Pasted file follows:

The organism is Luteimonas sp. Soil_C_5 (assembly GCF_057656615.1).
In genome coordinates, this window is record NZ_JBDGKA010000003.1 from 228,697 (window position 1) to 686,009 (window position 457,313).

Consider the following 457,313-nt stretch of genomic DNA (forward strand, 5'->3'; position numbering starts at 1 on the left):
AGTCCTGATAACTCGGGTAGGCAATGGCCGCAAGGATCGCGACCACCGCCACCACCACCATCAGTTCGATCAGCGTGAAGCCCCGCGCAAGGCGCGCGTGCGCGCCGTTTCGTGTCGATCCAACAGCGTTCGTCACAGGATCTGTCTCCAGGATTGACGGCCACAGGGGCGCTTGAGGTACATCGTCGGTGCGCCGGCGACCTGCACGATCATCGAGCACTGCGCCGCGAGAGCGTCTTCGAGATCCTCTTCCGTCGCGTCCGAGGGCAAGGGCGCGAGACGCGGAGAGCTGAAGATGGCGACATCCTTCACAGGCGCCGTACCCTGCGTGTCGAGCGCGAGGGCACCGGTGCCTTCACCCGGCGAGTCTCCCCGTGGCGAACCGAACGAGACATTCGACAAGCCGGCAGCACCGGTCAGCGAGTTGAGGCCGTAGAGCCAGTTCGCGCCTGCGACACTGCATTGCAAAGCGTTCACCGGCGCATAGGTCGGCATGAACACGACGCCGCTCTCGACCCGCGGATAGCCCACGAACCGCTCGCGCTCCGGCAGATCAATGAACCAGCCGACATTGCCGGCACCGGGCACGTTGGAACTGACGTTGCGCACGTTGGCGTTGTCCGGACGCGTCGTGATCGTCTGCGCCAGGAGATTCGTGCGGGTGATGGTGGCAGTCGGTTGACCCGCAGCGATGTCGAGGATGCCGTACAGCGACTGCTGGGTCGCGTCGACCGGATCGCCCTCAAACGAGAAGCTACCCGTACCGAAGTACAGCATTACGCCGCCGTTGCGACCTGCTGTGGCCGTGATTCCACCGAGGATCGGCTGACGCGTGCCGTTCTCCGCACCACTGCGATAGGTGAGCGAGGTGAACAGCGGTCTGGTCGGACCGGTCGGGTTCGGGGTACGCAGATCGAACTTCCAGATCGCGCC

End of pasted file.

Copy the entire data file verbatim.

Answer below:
The organism is Luteimonas sp. Soil_C_5 (assembly GCF_057656615.1).
In genome coordinates, this window is record NZ_JBDGKA010000003.1 from 228,697 (window position 1) to 686,009 (window position 457,313).

Consider the following 457,313-nt stretch of genomic DNA (forward strand, 5'->3'; position numbering starts at 1 on the left):
AGTCCTGATAACTCGGGTAGGCAATGGCCGCAAGGATCGCGACCACCGCCACCACCACCATCAGTTCGATCAGCGTGAAGCCCCGCGCAAGGCGCGCGTGCGCGCCGTTTCGTGTCGATCCAACAGCGTTCGTCACAGGATCTGTCTCCAGGATTGACGGCCACAGGGGCGCTTGAGGTACATCGTCGGTGCGCCGGCGACCTGCACGATCATCGAGCACTGCGCCGCGAGAGCGTCTTCGAGATCCTCTTCCGTCGCGTCCGAGGGCAAGGGCGCGAGACGCGGAGAGCTGAAGATGGCGACATCCTTCACAGGCGCCGTACCCTGCGTGTCGAGCGCGAGGGCACCGGTGCCTTCACCCGGCGAGTCTCCCCGTGGCGAACCGAACGAGACATTCGACAAGCCGGCAGCACCGGTCAGCGAGTTGAGGCCGTAGAGCCAGTTCGCGCCTGCGACACTGCATTGCAAAGCGTTCACCGGCGCATAGGTCGGCATGAACACGACGCCGCTCTCGACCCGCGGATAGCCCACGAACCGCTCGCGCTCCGGCAGATCAATGAACCAGCCGACATTGCCGGCACCGGGCACGTTGGAACTGACGTTGCGCACGTTGGCGTTGTCCGGACGCGTCGTGATCGTCTGCGCCAGGAGATTCGTGCGGGTGATGGTGGCAGTCGGTTGACCCGCAGCGATGTCGAGGATGCCGTACAGCGACTGCTGGGTCGCGTCGACCGGATCGCCCTCAAACGAGAAGCTACCCGTACCGAAGTACAGCATTACGCCGCCGTTGCGACCTGCTGTGGCCGTGATTCCACCGAGGATCGGCTGACGCGTGCCGTTCTCCGCACCACTGCGATAGGTGAGCGAGGTGAACAGCGGTCTGGTCGGACCGGTCGGGTTCGGGGTACGCAGATCGAACTTCCAGATCGCGCC